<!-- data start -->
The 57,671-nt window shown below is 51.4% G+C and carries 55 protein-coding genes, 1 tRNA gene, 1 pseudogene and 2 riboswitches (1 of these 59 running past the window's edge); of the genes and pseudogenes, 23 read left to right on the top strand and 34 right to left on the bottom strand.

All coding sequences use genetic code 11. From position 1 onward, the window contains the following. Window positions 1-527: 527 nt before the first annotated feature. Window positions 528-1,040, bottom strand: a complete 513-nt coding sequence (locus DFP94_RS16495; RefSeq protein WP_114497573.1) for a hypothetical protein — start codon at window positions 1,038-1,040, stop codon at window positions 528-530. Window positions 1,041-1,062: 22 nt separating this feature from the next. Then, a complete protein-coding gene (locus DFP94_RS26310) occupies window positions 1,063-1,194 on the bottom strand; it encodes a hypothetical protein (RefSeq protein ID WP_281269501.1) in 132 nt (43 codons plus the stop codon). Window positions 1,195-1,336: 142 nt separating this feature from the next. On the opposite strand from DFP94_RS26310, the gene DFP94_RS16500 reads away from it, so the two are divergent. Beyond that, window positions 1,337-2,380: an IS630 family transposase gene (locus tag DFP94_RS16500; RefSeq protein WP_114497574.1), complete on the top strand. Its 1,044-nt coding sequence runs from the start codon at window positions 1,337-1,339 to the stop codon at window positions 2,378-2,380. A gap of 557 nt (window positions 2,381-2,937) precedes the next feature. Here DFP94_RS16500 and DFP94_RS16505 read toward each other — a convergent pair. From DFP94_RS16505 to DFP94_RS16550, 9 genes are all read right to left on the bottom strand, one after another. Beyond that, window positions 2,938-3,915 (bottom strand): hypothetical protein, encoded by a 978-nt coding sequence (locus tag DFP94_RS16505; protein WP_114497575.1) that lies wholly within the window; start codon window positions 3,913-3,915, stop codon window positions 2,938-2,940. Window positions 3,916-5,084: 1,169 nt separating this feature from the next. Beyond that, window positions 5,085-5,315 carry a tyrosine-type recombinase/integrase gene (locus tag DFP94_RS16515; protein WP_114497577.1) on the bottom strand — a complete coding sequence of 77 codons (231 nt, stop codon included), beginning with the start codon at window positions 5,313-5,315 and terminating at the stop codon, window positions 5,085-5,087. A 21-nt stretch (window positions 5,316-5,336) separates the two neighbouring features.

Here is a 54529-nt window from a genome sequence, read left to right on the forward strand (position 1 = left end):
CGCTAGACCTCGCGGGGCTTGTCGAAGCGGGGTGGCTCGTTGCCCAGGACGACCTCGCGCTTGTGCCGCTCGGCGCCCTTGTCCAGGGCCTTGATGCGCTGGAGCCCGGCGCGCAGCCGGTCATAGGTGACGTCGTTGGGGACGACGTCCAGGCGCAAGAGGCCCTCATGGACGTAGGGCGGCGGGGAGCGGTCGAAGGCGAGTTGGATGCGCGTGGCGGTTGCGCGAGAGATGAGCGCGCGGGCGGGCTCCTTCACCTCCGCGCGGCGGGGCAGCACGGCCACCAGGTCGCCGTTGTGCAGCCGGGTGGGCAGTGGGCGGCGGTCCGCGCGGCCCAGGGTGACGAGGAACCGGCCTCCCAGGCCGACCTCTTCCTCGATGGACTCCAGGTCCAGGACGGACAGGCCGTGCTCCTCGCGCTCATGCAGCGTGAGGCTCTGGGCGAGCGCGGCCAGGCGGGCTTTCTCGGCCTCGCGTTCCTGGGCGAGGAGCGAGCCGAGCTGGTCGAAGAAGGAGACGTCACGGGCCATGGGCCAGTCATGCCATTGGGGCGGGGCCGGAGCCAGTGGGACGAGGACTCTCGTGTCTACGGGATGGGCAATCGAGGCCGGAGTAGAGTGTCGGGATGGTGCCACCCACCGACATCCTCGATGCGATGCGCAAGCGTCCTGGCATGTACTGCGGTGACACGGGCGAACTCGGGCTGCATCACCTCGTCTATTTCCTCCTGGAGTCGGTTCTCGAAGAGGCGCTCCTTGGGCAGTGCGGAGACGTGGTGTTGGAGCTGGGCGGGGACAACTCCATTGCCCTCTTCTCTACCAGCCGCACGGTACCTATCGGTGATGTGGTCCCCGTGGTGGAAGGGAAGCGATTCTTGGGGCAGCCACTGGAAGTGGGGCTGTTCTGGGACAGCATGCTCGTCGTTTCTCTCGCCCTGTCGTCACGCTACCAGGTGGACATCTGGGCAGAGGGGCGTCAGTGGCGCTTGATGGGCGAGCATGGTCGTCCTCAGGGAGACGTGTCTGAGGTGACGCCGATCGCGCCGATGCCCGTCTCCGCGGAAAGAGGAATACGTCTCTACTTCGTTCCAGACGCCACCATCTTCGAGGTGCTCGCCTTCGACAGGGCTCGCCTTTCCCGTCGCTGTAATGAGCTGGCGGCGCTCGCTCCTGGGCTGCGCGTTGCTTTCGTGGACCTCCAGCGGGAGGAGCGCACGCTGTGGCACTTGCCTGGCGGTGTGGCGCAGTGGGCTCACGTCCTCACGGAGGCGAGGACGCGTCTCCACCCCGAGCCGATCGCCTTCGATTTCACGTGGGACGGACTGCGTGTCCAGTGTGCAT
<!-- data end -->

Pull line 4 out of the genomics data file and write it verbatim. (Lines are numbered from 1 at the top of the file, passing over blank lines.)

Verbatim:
CGCTAGACCTCGCGGGGCTTGTCGAAGCGGGGTGGCTCGTTGCCCAGGACGACCTCGCGCTTGTGCCGCTCGGCGCCCTTGTCCAGGGCCTTGATGCGCTGGAGCCCGGCGCGCAGCCGGTCATAGGTGACGTCGTTGGGGACGACGTCCAGGCGCAAGAGGCCCTCATGGACGTAGGGCGGCGGGGAGCGGTCGAAGGCGAGTTGGATGCGCGTGGCGGTTGCGCGAGAGATGAGCGCGCGGGCGGGCTCCTTCACCTCCGCGCGGCGGGGCAGCACGGCCACCAGGTCGCCGTTGTGCAGCCGGGTGGGCAGTGGGCGGCGGTCCGCGCGGCCCAGGGTGACGAGGAACCGGCCTCCCAGGCCGACCTCTTCCTCGATGGACTCCAGGTCCAGGACGGACAGGCCGTGCTCCTCGCGCTCATGCAGCGTGAGGCTCTGGGCGAGCGCGGCCAGGCGGGCTTTCTCGGCCTCGCGTTCCTGGGCGAGGAGCGAGCCGAGCTGGTCGAAGAAGGAGACGTCACGGGCCATGGGCCAGTCATGCCATTGGGGCGGGGCCGGAGCCAGTGGGACGAGGACTCTCGTGTCTACGGGATGGGCAATCGAGGCCGGAGTAGAGTGTCGGGATGGTGCCACCCACCGACATCCTCGATGCGATGCGCAAGCGTCCTGGCATGTACTGCGGTGACACGGGCGAACTCGGGCTGCATCACCTCGTCTATTTCCTCCTGGAGTCGGTTCTCGAAGAGGCGCTCCTTGGGCAGTGCGGAGACGTGGTGTTGGAGCTGGGCGGGGACAACTCCATTGCCCTCTTCTCTACCAGCCGCACGGTACCTATCGGTGATGTGGTCCCCGTGGTGGAAGGGAAGCGATTCTTGGGGCAGCCACTGGAAGTGGGGCTGTTCTGGGACAGCATGCTCGTCGTTTCTCTCGCCCTGTCGTCACGCTACCAGGTGGACATCTGGGCAGAGGGGCGTCAGTGGCGCTTGATGGGCGAGCATGGTCGTCCTCAGGGAGACGTGTCTGAGGTGACGCCGATCGCGCCGATGCCCGTCTCCGCGGAAAGAGGAATACGTCTCTACTTCGTTCCAGACGCCACCATCTTCGAGGTGCTCGCCTTCGACAGGGCTCGCCTTTCCCGTCGCTGTAATGAGCTGGCGGCGCTCGCTCCTGGGCTGCGCGTTGCTTTCGTGGACCTCCAGCGGGAGGAGCGCACGCTGTGGCACTTGCCTGGCGGTGTGGCGCAGTGGGCTCACGTCCTCACGGAGGCGAGGACGCGTCTCCACCCCGAGCCGATCGCCTTCGATTTCACGTGGGACGGACTGCGTGTCCAGTGTGCAT